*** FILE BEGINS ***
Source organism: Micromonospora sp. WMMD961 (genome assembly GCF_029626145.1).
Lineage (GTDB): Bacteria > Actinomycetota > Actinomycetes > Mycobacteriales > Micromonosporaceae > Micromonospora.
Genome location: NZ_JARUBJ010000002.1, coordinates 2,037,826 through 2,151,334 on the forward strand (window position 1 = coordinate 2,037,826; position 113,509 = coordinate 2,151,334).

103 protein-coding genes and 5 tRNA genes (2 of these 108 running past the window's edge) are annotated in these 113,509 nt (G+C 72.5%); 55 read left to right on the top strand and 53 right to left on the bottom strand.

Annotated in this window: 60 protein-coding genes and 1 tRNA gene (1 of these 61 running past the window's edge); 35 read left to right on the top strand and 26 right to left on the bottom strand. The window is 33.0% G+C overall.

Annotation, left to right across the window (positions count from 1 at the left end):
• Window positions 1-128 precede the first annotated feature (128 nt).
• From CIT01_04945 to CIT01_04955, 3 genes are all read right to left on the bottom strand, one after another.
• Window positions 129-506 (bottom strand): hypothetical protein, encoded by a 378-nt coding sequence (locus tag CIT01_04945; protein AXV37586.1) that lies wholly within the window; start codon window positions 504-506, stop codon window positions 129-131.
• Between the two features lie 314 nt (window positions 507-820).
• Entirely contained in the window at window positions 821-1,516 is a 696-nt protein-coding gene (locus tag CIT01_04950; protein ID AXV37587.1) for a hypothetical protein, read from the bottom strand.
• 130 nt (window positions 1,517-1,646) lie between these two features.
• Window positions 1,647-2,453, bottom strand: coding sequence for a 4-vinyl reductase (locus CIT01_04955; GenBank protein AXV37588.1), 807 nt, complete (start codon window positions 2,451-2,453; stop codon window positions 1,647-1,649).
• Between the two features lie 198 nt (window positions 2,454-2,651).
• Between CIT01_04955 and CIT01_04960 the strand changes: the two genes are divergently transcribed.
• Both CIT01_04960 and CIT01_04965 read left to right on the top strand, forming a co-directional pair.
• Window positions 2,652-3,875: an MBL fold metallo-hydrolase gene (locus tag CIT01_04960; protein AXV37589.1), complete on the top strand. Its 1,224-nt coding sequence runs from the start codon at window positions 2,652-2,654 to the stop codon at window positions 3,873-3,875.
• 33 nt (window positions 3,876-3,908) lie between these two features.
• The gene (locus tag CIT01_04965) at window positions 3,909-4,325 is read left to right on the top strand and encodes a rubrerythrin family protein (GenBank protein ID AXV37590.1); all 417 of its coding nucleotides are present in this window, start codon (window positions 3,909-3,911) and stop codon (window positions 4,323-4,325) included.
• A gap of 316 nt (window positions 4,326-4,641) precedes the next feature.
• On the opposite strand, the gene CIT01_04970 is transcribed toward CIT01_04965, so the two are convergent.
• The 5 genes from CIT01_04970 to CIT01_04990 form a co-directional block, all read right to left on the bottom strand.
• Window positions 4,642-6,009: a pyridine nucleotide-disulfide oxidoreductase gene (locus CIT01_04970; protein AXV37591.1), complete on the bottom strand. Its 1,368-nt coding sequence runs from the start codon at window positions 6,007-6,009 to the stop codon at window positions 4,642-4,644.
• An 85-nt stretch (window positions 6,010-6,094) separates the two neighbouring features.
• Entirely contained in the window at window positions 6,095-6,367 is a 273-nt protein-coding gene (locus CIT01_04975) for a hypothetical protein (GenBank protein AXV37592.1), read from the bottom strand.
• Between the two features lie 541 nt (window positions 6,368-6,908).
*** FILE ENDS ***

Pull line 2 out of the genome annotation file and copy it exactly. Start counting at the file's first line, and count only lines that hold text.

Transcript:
Lineage (GTDB): Bacteria > Actinomycetota > Actinomycetes > Mycobacteriales > Micromonosporaceae > Micromonospora.